Trade groups applaud UK-Canada FTA talks

Business groups on both sides of the Atlantic have welcomed the launch of negotiations aimed at achieving a comprehensive free trade agreement between the UK and Canada.

Trade Groups
With trade between the two nations currently governed by a limited, continuity agreement following Brexit, the UK's International Trade Secretary Anne-Marie Trevelyan and Canadian Minister for International Trade, Export Promotion, Small Business and Economic Development Mary Ng formally started the talks in Ottawa.

Ms Trevelyan said she believed a new deal - covering such areas as innovation, digital, data, the environment and women’s economic empowerment - could be reached within a year.

UK and Canada capable of growing a strong trade relationship

She said the UK's trade with Canada was worth more than £19 billion in 2020 and that there was "huge potential" to strengthen and grow trade between the two countries.

"We want a new deal for the 21st century – one that will boost our thriving services sector, promote higher standards of living and act as a beacon for others to follow in its world-leading commitments on climate change and women’s economic empowerment," she added.

The government in London cited the example of a deal that included the adoption of digital trading systems, which would make trade cheaper, faster and more secure for businesses.

"This could see more than 10,000 UK small and medium-sized businesses benefiting from lower barriers to trade such as simplified paperwork, encouraging more businesses to start trading with Canada," the statement said.
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The UK has already reached post-Brexit FTAs with Australia and New Zealand and, like those deals, the one British sector with reservations over a new agreement with Canada is the agriculture sector, which fears the import of cheap, hormone-treated beef.

Other sectors of the economy in both countries, however, have applauded the opening of talks and the opportunities a comprehensive trade deal could offer.

Negotiations prove a positive impact

Martin McTague, national chair of the UK's Federation of Small Businesses, said the launch of negotiations marked "a really important step forward".

He added: "A third of our members who export see Canada as an important market, and they’ll be hoping that these discussions result in an ambitious free trade agreement that enables more small businesses from both sides of the Atlantic to realise the benefits of trading internationally.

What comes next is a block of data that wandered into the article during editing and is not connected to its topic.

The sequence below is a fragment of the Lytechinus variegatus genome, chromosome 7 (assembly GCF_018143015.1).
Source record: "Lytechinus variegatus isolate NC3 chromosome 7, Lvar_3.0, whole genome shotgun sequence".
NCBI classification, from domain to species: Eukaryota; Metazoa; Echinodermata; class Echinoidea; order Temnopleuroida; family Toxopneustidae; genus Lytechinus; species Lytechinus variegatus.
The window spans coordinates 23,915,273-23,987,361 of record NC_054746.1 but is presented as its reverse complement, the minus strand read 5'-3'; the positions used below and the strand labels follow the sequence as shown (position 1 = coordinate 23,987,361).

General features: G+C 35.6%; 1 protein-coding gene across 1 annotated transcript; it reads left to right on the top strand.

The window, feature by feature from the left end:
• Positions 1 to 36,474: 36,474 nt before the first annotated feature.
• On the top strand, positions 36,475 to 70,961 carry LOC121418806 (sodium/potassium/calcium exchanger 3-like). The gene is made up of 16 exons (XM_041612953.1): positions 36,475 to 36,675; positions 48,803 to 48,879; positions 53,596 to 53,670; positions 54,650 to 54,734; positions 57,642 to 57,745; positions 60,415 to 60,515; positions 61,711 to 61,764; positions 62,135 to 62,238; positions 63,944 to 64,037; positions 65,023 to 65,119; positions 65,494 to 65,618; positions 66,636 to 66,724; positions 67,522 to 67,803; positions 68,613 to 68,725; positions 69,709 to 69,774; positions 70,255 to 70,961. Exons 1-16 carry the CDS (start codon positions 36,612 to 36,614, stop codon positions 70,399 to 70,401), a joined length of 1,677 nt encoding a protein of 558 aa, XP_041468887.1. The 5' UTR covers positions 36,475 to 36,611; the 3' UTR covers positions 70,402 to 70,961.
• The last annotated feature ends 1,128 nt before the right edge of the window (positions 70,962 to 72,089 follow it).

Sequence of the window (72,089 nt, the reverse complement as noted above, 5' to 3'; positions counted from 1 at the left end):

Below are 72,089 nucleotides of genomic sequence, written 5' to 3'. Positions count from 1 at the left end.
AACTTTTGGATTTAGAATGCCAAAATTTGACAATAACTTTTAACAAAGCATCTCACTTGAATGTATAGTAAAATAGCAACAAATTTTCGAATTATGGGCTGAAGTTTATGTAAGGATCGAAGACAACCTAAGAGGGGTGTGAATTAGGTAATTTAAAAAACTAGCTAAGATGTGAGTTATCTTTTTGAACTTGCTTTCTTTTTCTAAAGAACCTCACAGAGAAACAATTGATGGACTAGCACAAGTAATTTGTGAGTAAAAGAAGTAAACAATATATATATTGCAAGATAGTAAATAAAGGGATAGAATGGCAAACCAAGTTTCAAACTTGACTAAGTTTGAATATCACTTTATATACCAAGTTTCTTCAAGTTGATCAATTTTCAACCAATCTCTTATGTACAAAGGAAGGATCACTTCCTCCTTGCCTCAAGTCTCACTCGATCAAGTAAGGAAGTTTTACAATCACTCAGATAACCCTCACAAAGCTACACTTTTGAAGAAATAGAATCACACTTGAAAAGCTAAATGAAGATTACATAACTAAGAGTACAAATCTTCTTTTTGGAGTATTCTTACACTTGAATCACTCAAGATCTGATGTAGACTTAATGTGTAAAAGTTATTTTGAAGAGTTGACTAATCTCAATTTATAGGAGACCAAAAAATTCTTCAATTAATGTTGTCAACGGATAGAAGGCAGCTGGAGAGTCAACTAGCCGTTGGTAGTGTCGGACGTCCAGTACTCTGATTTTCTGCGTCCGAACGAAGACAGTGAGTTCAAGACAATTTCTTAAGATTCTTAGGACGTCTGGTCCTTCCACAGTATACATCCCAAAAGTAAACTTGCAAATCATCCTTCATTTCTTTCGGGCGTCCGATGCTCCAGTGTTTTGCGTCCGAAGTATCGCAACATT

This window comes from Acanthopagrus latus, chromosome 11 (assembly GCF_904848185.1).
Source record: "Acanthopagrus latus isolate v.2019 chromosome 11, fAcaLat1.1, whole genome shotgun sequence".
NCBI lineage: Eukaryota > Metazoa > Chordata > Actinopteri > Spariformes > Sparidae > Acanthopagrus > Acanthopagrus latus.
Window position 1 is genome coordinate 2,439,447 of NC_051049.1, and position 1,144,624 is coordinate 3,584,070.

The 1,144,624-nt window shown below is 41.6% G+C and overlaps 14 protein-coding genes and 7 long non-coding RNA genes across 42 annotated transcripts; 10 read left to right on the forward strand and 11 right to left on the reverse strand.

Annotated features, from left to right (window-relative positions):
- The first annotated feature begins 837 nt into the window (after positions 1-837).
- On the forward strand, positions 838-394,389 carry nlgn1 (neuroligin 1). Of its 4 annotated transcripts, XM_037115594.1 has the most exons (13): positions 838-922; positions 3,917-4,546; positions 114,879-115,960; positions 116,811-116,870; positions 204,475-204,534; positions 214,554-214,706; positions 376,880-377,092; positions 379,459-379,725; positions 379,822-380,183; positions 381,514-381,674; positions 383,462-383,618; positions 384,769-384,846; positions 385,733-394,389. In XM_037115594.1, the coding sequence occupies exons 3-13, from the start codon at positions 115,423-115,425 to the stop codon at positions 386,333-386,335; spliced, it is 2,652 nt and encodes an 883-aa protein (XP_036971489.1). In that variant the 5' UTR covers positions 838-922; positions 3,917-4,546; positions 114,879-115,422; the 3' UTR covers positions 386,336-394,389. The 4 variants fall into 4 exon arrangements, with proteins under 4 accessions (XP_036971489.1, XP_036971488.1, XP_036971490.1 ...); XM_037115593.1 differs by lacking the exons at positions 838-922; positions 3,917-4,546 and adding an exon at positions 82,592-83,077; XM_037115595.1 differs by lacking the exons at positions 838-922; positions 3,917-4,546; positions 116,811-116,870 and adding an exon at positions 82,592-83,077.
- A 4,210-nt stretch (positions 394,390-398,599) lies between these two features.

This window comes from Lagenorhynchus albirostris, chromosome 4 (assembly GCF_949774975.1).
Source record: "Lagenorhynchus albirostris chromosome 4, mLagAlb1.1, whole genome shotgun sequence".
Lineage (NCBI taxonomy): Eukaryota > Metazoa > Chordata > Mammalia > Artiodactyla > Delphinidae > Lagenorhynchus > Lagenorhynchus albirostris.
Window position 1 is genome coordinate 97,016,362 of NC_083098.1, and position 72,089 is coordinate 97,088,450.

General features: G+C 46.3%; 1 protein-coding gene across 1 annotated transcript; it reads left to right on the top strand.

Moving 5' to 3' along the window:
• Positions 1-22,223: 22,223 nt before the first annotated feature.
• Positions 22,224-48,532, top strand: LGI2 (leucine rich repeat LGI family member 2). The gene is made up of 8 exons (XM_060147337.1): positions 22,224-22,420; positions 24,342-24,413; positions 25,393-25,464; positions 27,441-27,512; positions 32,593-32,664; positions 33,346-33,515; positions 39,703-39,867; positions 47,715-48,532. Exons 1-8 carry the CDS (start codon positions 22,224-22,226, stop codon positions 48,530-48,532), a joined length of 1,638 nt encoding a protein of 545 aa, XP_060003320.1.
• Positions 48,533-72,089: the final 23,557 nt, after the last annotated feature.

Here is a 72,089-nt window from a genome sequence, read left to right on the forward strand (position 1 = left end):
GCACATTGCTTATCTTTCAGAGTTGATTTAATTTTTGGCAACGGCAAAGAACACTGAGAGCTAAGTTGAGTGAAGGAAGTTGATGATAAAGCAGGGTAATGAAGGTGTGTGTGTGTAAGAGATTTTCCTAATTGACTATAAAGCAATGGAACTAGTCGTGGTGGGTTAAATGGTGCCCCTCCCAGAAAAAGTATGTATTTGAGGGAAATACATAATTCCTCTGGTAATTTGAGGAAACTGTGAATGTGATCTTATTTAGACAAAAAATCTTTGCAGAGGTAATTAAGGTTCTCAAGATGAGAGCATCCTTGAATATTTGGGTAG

"A dedicated SME chapter should be placed at the heart of any future agreement to ensure that small businesses can make best use of the FTA’s provisions."

William Bain, head of trade policy at the British Chambers of Commerce, pointed to a recent survey of more than 1,000 UK businesses that found Canada was in the top four global markets of interest to smaller exporters.

“These negotiations provide the opportunity to make some improvements to the Canada-UK continuity agreement - in areas like digital trade and to also boost trade facilitation measures through Single Customs Windows," Mr Bain said.

“We also see clear benefits in retaining the main thrust of the existing rules of origin allowing for the flexibility of including EU content in goods traded between the UK and Canada, which have preferential tariff treatment.”

Dennis Darby, president of the Canadian Manufacturers & Exporters (CME) organisation, described the negotiations as "a once-in-a-generation opportunity" to create a framework that would lead to growth for the manufacturing industries in both countries.

“Manufacturers strongly believe that our negotiators should strive to craft an ambitious agreement that would set the standard for all future trade agreements. If we can do that, I think it will be easier for our companies to use the agreement to grow their businesses and trade,” said Mr Darby.

His British counterpart - Stephen Phipson, chief executive of Make UK - said that achieving future preferential trade arrangements with Canada would ensure the manufacturing sector benefited from future positive flows of goods and services.

"At a moment, when confidence and certainty needs to return to global trade, opportunities to work with Canada to boost environment technologies and skills, seek strong bilateral commitments to investment and re-alignment in supply chains as well as reducing burdens on business in the trade of goods and services must be taken through these negotiations with a key trading partner,” he added.

Read more news and views from David Sapsted.

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